After being widowed in 1998, I remarried in 2008 to Sean Kelly, a Yale grad as was Ray and a psychologist by trade. He too was widowed under rather bizarre circumstances as was I and we both feel extraordinarily lucky to have this second chapter in our adult lives! Between us we have seven children and 8 grandchildren - what a blessing! I am currently working for Voice of the Faithful - a group formed in 2002 when the news of clergy abuse in the Catholic Church broke. VOTF is dedicating to keeping the faith but changing the church. I have always been amazed and inspired by women (particularly) like Elizabeth Johnson who stay in the Catholic Church despite the barriers to participation in leadership. VOTF is a community unwilling to cede the Catholic Church to those who have abused their privilege of leadership and I feel grateful to have a skill set that is useful to them.
Anyway - I am still involved in music as a player with various groups and also serve on the board of Longy School of Music at Bard College. Longy trains musicians with a social mission as well as the usual concert stage goal, and is training teachers of El Systema, the Venezuelan string program which has inspired many children who would otherwise never have known the joys and challenges of collaborative music. The best known of these is Gustavo Dudamel, conductor of the Los Angeles Philharmonic.
I am grateful to have good work to do and to feel that what I do really does make a difference. I think that's what MHC was all about, right?
Family-wise - my oldest son who nearly died of cancer 10 years ago is now the proud father of twins -- miracle of miracles. Two daughters are physicians - Tina is a high risk ob-gyn surgeon and Gina is an epileptologist. Laura is a lawyer, working at the State Department in Legal Affairs and is getting married this summer!
Linda Gross updates her life:
In August 2015, I closed down my LA family law practice and moved to Fort Defiance, Arizona which is at the Navajo Nation. I started working as a Children's Court Attorney for New Mexico Children Youth and Families Department. I am living with my boyfriend, Gilbert Palley who works at Tsehootsi Medical Center as an ER doctor. I had been commuting to and from the area for 5 years and am very happy to be here permanently, and no longer commuting.
I kept my home in Santa Monica. My next door neighbor (Smith 1970) and I are planning to upgrade and remodel the place so it will be wheel chair accessible and more modern. Not sure when this construction project will start as it takes time to get through zoning etc in Santa Monica.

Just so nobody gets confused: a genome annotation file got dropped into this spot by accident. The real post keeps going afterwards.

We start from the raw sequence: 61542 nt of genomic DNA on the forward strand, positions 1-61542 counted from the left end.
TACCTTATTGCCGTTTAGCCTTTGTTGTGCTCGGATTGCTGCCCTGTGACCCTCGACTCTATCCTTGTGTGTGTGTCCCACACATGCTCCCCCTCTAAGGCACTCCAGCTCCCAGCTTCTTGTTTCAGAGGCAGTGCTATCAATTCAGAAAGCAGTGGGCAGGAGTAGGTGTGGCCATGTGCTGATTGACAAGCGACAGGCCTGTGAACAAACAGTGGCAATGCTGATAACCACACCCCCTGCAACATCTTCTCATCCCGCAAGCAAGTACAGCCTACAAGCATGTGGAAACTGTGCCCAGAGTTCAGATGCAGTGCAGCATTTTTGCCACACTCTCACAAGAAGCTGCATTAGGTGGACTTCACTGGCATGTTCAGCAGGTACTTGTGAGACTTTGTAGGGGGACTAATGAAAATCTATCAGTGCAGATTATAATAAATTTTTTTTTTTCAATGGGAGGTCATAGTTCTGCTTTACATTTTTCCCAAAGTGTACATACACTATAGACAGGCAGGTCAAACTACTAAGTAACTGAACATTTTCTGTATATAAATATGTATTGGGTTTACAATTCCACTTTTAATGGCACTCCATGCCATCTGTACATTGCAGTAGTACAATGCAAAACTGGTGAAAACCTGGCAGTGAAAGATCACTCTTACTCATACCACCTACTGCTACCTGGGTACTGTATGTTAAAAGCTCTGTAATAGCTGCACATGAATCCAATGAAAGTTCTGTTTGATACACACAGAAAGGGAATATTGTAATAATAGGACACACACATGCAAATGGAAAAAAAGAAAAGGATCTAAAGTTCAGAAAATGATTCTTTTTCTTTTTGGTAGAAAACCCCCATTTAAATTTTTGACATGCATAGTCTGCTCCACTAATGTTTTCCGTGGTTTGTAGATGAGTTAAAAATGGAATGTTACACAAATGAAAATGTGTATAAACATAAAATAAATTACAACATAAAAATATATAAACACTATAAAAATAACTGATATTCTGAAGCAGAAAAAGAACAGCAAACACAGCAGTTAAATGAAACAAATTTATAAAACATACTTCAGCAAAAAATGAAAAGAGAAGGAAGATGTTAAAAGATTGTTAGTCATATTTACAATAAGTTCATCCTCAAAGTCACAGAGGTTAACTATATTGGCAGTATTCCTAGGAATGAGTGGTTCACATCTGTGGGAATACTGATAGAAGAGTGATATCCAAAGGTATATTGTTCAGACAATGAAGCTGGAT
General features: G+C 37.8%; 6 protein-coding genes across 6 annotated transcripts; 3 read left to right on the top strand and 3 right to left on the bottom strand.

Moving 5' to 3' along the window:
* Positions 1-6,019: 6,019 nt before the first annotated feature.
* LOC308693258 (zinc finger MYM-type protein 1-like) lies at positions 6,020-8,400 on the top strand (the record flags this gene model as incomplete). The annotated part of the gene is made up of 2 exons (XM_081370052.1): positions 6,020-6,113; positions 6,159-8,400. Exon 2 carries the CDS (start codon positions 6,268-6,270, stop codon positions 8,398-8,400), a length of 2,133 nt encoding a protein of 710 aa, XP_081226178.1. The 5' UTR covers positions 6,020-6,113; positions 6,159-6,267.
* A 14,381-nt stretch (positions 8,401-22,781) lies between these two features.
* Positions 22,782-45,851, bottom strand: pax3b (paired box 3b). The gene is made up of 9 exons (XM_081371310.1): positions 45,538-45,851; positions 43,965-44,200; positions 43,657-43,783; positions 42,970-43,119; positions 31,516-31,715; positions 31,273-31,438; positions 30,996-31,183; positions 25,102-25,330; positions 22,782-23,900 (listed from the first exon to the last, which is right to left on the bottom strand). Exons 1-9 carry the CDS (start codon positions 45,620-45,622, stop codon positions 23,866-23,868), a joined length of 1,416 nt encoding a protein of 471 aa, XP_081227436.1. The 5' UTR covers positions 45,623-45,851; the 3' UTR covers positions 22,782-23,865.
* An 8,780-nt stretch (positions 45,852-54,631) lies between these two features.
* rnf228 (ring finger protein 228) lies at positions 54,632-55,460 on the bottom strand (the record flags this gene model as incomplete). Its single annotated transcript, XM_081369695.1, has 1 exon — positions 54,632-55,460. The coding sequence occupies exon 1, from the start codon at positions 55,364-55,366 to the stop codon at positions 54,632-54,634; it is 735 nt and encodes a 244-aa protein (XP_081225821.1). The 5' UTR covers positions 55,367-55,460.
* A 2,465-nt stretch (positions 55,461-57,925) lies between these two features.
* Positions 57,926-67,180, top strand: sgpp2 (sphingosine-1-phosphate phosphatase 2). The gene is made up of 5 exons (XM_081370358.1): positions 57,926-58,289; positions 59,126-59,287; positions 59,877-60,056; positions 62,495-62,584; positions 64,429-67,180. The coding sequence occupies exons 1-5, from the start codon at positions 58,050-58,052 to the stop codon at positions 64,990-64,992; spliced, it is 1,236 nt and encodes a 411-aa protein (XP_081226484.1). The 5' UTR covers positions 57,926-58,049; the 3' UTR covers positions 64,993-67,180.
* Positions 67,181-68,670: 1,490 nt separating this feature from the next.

I am completing several cases in Los Angeles, but the bulk of my law practice was taken over by an attorney whose office was just two blocks from mine. He and I had worked together on prior cases and I thought he would be good person to take my place.
I am admitted on provisional license in New Mexico but as I am admitted in New York and New York has granted reciprocity with New Mexico, I believe that I can petition for admission to New Mexico based on my New York admission. Last year I studied for New Mexico bar exam and was going to take in February but my mother had her final illness and died in early February.
I am working on 50th reunion and hoping as many classmates as possible can come back. So far I have found Deborah Mayne (thanks to Susan Clark Iverson). I lived in Sycamores my sophomore year and we are trying to get all surviving 14 people to the 50th reunion.
I was in Boston in October and saw Sally Waldron, who was at Sycamores. I think she is considering coming. Also found Victoria (Vicky) Stewart and am communicating with her about coming. She did not graduate but was at Sycamores.
There's not much else to report. I really like my new job:. child protective services. I am very busy as I am responsible for cases in Gallup (McKinley County) and Grants (Cibola County). I am having to learn a new area of law as well as civil procedure, etc. for New Mexico. I work with social workers and investigators who either try to reunify abused and neglected children with their parents or get them freed up for adoption. It's very rewarding if sometimes stressful, especially since I do not have enough experience in the area yet.
Lynn Ely Houston writes from the Caribbean:
Sailing, sailing, sailing. Enjoyed exploring areas of the Bahamas with family and friends, and catching and eating delicious conch and lobster. Now we are moving the boat to the Turks and Caicos for about 6 months so we, as well as our loyal charterers, can get a taste of those waters.
It seems like sailing and a feel for the wind and water may be genetic, as two of our grandchildren (Ashley and Nathaniel's children) have spent the last 2 summers racing Opti prams in Nantucket where they live in the summers. The older, Indya who is 10, won the Commodore's trophy for the junior program and was busy strategizing her starts with us when we visited. Almost makes us wish we hadn't sold our home and moved away from Nantucket but warm air and water were just too much to resist. Can't believe we left there 10 years ago but at least we were still year round residents for Ashley's wedding on the island June 2004.
Noel, our class baby, sails on our boat every chance she gets which isn't nearly as often as she'd like, but the twins, Sarah and Grace, are now juniors in high school, while brother Jack is a freshman in college, and between that and her job as a nurse in Boston Children's Hospital NICU she is plenty busy, plus she and her husband also travel to northern Vermont fairly often as his family has a home there.